• Is Sleep Apnea Making You a

    Morning Zombie?

    Do you wake up feeling like a zombie? Do you have trouble keeping your eyes open at work or school, or even while driving? You might be one of the 12 million-plus Americans feeling the effects of a disorder known as sleep apnea. Even though you may be getting to bed at a reasonable hour and assuming you’re getting a normal night’s sleep, sleep apnea can subtly interrupt the quality of your sleep, making you feel tired and lethargic in the morning. (more…)

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  • What You Need to Know About

    Ebola

    Updated 10/23/2014 

    Beginning Wednesday, Oct, 22, 2014, the Department of Homeland Security (DHS) declared that all international travelers coming from Liberia, Guinea, and Sierra Leone be given a health screening at one of five major U.S. airports. Travelers coming from these countries, which have been most heavily impacted by the Ebola outbreak, must make a stop at either Chicago’s O’Hare International Airport, New York’s John F. Kennedy International Airport, Newark Liberty International Airport, Washington Dulles International Airport, or Hartsfield-Jackson Atlanta International Airport.

    These major hubs will serve as checkpoints where these travelers will undergo testing for Ebola, complete an interview, and have their temperature checked. In addition these travelers will be closely monitored for 21 days by public health officials through daily check-ins. The travel restriction was instituted as a result of demand from bi-partisan lawmakers on both sides of the aisle. Secretary of Homeland Security Jeh Johnson said, “We are continually evaluating whether additional restrictions or added screening and precautionary measures are necessary to protect the American people and will act accordingly.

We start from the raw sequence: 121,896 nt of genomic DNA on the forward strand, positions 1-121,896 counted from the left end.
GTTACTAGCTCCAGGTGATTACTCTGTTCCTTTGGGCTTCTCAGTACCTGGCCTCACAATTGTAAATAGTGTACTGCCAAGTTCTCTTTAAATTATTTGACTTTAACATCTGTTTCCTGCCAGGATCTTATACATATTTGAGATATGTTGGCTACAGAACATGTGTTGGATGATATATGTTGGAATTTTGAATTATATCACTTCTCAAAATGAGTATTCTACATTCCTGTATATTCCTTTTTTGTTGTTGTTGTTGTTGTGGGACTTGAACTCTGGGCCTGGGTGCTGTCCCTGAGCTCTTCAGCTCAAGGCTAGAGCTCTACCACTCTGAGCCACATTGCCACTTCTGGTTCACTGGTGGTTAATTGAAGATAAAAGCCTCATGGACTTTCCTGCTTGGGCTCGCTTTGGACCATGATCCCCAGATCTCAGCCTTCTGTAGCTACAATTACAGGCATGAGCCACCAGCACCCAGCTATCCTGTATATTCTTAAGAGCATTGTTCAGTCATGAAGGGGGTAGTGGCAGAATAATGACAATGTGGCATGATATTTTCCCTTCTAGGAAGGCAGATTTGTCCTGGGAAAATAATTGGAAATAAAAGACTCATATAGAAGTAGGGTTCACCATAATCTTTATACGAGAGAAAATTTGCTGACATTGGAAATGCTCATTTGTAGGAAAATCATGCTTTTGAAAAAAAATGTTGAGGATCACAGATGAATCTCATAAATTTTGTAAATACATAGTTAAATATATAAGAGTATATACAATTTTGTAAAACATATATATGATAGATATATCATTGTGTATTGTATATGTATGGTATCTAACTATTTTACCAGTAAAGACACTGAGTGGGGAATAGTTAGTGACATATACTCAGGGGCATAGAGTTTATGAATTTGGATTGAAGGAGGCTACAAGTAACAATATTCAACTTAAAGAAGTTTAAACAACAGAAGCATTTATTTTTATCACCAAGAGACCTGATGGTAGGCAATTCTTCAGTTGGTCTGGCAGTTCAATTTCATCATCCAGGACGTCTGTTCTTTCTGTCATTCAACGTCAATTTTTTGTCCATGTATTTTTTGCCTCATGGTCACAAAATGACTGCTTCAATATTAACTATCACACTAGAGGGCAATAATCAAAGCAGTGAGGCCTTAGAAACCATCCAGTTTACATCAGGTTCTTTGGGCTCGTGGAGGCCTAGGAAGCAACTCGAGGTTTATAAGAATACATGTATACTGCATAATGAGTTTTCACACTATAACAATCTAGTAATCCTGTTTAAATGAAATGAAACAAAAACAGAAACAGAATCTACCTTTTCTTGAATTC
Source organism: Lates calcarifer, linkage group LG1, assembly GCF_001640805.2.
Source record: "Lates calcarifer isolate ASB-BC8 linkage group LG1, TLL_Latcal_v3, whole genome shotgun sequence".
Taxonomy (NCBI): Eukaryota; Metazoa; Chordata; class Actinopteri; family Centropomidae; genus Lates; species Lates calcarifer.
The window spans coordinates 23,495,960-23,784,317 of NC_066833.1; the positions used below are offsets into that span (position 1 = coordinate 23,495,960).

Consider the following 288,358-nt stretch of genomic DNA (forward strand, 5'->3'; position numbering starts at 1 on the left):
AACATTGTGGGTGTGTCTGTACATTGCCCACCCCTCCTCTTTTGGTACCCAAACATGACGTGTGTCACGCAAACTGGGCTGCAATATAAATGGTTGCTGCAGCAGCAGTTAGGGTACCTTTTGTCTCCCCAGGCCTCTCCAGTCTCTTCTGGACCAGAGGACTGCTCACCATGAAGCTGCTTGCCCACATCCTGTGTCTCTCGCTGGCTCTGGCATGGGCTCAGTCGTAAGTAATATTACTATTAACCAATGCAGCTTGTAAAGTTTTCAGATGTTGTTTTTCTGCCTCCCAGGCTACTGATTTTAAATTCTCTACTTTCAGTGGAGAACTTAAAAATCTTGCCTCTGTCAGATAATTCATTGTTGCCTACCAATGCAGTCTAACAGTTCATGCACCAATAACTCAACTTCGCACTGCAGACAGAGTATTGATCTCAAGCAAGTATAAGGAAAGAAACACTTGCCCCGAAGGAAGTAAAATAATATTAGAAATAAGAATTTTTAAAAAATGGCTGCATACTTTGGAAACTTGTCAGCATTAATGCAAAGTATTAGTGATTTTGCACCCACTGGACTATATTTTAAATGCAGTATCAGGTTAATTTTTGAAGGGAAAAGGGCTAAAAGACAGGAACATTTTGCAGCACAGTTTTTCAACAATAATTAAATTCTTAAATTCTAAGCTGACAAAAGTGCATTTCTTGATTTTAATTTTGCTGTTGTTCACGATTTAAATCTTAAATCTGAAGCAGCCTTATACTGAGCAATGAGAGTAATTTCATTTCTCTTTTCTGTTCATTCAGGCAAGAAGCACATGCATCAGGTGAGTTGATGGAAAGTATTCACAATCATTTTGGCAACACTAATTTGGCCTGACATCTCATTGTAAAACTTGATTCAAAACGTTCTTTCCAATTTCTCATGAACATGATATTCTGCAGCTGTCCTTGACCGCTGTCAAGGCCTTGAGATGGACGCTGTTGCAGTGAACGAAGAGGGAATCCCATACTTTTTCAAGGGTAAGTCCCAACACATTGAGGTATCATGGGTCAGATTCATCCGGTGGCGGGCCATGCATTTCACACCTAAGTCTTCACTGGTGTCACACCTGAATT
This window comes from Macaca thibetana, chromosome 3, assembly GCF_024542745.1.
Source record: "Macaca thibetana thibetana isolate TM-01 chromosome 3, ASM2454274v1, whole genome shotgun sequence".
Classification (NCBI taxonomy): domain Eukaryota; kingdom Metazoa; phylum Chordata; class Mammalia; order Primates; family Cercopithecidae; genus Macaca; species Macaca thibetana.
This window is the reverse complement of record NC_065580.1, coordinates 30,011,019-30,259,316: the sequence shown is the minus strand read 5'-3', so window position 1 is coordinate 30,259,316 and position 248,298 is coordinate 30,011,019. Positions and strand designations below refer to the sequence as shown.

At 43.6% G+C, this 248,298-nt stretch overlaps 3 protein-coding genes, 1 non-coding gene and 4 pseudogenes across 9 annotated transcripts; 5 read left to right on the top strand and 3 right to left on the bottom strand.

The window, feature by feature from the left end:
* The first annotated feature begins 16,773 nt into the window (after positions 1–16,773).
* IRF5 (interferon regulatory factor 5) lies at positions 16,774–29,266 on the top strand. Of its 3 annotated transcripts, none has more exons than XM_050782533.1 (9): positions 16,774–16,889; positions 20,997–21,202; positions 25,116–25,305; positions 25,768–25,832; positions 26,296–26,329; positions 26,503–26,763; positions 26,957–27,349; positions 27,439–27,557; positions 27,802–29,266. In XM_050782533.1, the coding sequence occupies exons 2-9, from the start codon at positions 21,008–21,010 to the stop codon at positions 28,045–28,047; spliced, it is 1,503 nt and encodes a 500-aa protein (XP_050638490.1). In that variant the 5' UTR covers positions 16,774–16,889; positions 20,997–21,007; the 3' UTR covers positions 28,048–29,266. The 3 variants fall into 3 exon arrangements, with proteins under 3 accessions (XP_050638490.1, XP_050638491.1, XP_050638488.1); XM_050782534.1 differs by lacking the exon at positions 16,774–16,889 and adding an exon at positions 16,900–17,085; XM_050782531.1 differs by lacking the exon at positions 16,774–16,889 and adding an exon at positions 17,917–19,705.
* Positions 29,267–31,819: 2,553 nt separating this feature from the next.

On October 20, health care providers at Emory University Hospital declared a patient Ebola-free after she tested positive for the disease on September 9 and was admitted to the hospital. The patient was one of four treated for the disease by experts at Emory. One patient was cleared to leave on August 19 and another on August 21. The fourth patient was admitted on October 15 and remains in the hospital.

    Updated 10/21/2014 

    Thomas Eric Duncan became the first casualty of the disease on U.S. soil. Duncan was exposed to the disease in Liberia before returning to the U.S. He died in a Dallas hospital on October 8, 2014, after being treated for the disease. By the time Duncan began an experimental treatment, his case of Ebola was too far advanced to respond. A deeper look at Duncan’s case shows that it is actually harder to catch Ebola than most Americans may believe. (more…)

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  • Recipe: Homemade

    Pumpkin Spice Latte

    Fall is finally here and we are officially excited about EVERYTHING pumpkin! Instead of buying the famous coffeehouse drink, skip out on the saturated fat, carbohydrates, and sugars by crafting your own version of the pumpkin spice latte in the kitchen. You may be used to waiting in a long line for this tasty treat, so you’ll be pleasantly surprised to find you can whip up this recipe in half the time. Better yet, this version uses real pumpkin, not syrup! (more…)

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  • Infographic:

    Colors of the Eye

    From the famous lines of beloved songs to the stories of ancient legends, eye color has captivated audiences throughout time. The origins and genetic makeup associated with eye color makes the color of one’s eye more complex than a simple collection of aesthetic traits, however. Genes and pigment concentrations are two important factors in determining eye color. Some eye colors are more rare than others and can be linked to genetics or family origins and heritage. (more…)

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Archive for February, 2014

Cancer Talks: Listen to Your Body

by CancerCenter

Did you know your whole body—not just your mouth—can be an excellent communicator? Recognizing changes in your body can help in the early detection and treatment of cancer and other serious medical problems. (more…)